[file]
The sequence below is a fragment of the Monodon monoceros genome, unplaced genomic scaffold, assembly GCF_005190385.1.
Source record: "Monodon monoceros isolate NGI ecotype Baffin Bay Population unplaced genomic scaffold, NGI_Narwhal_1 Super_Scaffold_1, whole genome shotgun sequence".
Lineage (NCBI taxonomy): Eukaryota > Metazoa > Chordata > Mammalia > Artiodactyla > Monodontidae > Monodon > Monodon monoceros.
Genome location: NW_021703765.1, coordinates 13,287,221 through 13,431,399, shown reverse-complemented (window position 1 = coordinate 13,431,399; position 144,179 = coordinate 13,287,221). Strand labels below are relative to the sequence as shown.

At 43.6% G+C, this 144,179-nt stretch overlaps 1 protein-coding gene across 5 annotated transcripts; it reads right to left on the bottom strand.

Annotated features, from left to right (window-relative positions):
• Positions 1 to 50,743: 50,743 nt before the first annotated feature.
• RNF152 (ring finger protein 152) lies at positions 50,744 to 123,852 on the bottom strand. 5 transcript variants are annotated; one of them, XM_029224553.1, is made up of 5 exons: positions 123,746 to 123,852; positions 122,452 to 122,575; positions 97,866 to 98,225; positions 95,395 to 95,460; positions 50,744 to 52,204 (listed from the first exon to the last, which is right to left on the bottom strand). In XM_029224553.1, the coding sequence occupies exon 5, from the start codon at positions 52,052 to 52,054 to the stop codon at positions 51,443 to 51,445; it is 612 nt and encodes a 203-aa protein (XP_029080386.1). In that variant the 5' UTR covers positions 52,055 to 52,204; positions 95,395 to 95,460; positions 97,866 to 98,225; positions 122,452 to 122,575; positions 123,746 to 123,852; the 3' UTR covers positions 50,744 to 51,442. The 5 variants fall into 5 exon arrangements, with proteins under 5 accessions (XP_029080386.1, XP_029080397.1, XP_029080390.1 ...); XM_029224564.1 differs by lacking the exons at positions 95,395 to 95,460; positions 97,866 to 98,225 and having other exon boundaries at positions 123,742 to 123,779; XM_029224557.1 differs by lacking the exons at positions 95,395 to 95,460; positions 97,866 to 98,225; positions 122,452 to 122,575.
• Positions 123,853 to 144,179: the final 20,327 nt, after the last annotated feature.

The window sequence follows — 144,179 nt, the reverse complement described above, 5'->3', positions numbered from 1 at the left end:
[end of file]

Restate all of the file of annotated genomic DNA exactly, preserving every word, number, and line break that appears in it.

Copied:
The sequence below is a fragment of the Monodon monoceros genome, unplaced genomic scaffold, assembly GCF_005190385.1.
Source record: "Monodon monoceros isolate NGI ecotype Baffin Bay Population unplaced genomic scaffold, NGI_Narwhal_1 Super_Scaffold_1, whole genome shotgun sequence".
Lineage (NCBI taxonomy): Eukaryota > Metazoa > Chordata > Mammalia > Artiodactyla > Monodontidae > Monodon > Monodon monoceros.
Genome location: NW_021703765.1, coordinates 13,287,221 through 13,431,399, shown reverse-complemented (window position 1 = coordinate 13,431,399; position 144,179 = coordinate 13,287,221). Strand labels below are relative to the sequence as shown.

At 43.6% G+C, this 144,179-nt stretch overlaps 1 protein-coding gene across 5 annotated transcripts; it reads right to left on the bottom strand.

Annotated features, from left to right (window-relative positions):
• Positions 1 to 50,743: 50,743 nt before the first annotated feature.
• RNF152 (ring finger protein 152) lies at positions 50,744 to 123,852 on the bottom strand. 5 transcript variants are annotated; one of them, XM_029224553.1, is made up of 5 exons: positions 123,746 to 123,852; positions 122,452 to 122,575; positions 97,866 to 98,225; positions 95,395 to 95,460; positions 50,744 to 52,204 (listed from the first exon to the last, which is right to left on the bottom strand). In XM_029224553.1, the coding sequence occupies exon 5, from the start codon at positions 52,052 to 52,054 to the stop codon at positions 51,443 to 51,445; it is 612 nt and encodes a 203-aa protein (XP_029080386.1). In that variant the 5' UTR covers positions 52,055 to 52,204; positions 95,395 to 95,460; positions 97,866 to 98,225; positions 122,452 to 122,575; positions 123,746 to 123,852; the 3' UTR covers positions 50,744 to 51,442. The 5 variants fall into 5 exon arrangements, with proteins under 5 accessions (XP_029080386.1, XP_029080397.1, XP_029080390.1 ...); XM_029224564.1 differs by lacking the exons at positions 95,395 to 95,460; positions 97,866 to 98,225 and having other exon boundaries at positions 123,742 to 123,779; XM_029224557.1 differs by lacking the exons at positions 95,395 to 95,460; positions 97,866 to 98,225; positions 122,452 to 122,575.
• Positions 123,853 to 144,179: the final 20,327 nt, after the last annotated feature.

The window sequence follows — 144,179 nt, the reverse complement described above, 5'->3', positions numbered from 1 at the left end: